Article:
To this end, the Fairness at the Pumps Act, which amends the Electricity and Gas Inspection Act and the Weights and Measures Act, came into force on August 1, 2014. This act will protect Canadian consumers against unfair retail practices, ensuring they get what they pay for when purchasing everyday consumer goods such as gasoline and groceries.It will mean greater fairness for consumers by placing more responsibility on retailers to ensure the accuracy of their measuring devices. Retailers will be required to have devices inspected regularly, and they will be subject to hefty fines if they do not comply. If businesses do not do their part to ensure measurement accuracy, they will be held to account.
The new measures:
Introduce mandatory inspection frequencies for retailers and other vendors who use measuring devices (scales, gas pumps, petroleum meters, etc.);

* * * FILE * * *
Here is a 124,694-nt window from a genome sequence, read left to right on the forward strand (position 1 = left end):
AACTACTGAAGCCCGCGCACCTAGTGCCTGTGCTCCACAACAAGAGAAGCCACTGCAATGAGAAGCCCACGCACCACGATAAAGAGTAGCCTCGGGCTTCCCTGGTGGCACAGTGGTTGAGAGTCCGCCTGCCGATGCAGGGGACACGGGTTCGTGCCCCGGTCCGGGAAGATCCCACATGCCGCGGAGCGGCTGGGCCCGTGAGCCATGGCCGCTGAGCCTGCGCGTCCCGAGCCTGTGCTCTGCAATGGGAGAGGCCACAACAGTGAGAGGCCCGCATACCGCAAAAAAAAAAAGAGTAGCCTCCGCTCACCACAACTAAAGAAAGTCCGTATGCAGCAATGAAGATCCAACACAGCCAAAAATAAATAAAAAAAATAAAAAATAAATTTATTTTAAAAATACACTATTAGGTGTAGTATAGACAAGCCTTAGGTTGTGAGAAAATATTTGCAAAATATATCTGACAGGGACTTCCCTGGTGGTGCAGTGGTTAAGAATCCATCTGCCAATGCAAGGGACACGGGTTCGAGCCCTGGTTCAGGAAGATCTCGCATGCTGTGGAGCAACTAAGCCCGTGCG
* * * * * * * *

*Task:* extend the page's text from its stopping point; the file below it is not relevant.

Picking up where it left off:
apply to measurement-based financial transactions in the retail petroleum, wholesale petroleum, mining, grain and field crops, dairy, forestry, retail food and fishing sectors;
establish administrative monetary penalties that augment an existing graduated enforcement approach to owners of non-compliant devices; and
bring in hefty fines and penalties for businesses that do not meet measurement accuracy requirements, including court-imposed fines of up to $10,000 for minor offences, up to $25,000 for major offences and up to $50,000 for repeat offences, and introduce a formal penalties system to back up these fines.